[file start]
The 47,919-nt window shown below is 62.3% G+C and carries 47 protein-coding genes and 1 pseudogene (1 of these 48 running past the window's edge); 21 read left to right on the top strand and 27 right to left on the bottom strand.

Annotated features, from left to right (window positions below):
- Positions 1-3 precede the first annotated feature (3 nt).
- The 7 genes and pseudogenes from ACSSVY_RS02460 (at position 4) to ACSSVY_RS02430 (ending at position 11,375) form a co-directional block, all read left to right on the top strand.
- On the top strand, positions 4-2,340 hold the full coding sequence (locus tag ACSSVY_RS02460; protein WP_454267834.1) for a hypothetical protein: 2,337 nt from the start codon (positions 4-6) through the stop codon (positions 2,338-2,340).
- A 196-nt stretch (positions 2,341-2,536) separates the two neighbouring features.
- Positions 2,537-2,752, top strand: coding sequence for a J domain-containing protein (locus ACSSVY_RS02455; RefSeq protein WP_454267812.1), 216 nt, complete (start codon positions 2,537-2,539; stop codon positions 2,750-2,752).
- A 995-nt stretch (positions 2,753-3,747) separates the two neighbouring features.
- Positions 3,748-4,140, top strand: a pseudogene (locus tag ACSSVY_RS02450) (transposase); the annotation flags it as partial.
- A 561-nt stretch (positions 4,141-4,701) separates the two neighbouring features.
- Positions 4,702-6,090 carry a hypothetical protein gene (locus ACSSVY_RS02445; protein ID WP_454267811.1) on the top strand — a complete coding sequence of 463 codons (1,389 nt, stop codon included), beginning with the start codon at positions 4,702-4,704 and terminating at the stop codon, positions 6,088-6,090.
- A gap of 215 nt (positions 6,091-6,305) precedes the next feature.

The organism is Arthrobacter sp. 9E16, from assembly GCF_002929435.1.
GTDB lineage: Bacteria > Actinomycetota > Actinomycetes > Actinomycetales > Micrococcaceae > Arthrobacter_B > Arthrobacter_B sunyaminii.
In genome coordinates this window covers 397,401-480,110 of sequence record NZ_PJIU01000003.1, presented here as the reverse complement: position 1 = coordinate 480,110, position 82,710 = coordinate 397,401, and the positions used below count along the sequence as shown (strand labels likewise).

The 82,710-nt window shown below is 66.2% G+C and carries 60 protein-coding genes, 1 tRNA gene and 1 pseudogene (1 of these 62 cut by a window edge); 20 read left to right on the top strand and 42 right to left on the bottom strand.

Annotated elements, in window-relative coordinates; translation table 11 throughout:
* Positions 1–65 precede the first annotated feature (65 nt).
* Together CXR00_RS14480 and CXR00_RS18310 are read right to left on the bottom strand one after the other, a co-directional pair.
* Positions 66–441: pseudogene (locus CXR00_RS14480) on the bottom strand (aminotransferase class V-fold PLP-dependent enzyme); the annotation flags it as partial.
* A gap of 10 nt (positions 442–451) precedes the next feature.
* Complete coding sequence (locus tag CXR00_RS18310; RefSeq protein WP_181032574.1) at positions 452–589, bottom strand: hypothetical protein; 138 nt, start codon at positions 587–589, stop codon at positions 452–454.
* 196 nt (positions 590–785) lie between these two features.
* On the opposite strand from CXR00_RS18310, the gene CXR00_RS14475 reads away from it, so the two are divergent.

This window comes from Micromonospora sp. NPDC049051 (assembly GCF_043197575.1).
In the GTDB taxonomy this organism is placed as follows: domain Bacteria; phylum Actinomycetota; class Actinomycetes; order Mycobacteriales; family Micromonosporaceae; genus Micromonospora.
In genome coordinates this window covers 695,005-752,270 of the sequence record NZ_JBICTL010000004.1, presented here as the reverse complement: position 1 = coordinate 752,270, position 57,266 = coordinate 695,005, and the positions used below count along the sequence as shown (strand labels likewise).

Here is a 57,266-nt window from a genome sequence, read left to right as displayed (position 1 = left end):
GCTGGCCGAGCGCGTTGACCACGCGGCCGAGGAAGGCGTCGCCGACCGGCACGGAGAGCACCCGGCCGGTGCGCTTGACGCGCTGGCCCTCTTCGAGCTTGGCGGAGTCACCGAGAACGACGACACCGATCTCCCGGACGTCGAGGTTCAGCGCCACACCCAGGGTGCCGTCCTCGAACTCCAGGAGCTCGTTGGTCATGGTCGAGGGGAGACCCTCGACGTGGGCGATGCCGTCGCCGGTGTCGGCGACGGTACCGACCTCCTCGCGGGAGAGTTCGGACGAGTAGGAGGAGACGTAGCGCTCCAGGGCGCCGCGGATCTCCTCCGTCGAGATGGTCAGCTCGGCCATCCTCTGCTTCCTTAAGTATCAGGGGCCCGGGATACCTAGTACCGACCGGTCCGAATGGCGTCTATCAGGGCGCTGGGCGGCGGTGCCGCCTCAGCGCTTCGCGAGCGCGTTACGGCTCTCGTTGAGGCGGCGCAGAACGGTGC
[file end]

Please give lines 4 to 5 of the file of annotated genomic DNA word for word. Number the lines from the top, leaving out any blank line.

- The 7 genes and pseudogenes from ACSSVY_RS02460 (at position 4) to ACSSVY_RS02430 (ending at position 11,375) form a co-directional block, all read left to right on the top strand.
- On the top strand, positions 4-2,340 hold the full coding sequence (locus tag ACSSVY_RS02460; protein WP_454267834.1) for a hypothetical protein: 2,337 nt from the start codon (positions 4-6) through the stop codon (positions 2,338-2,340).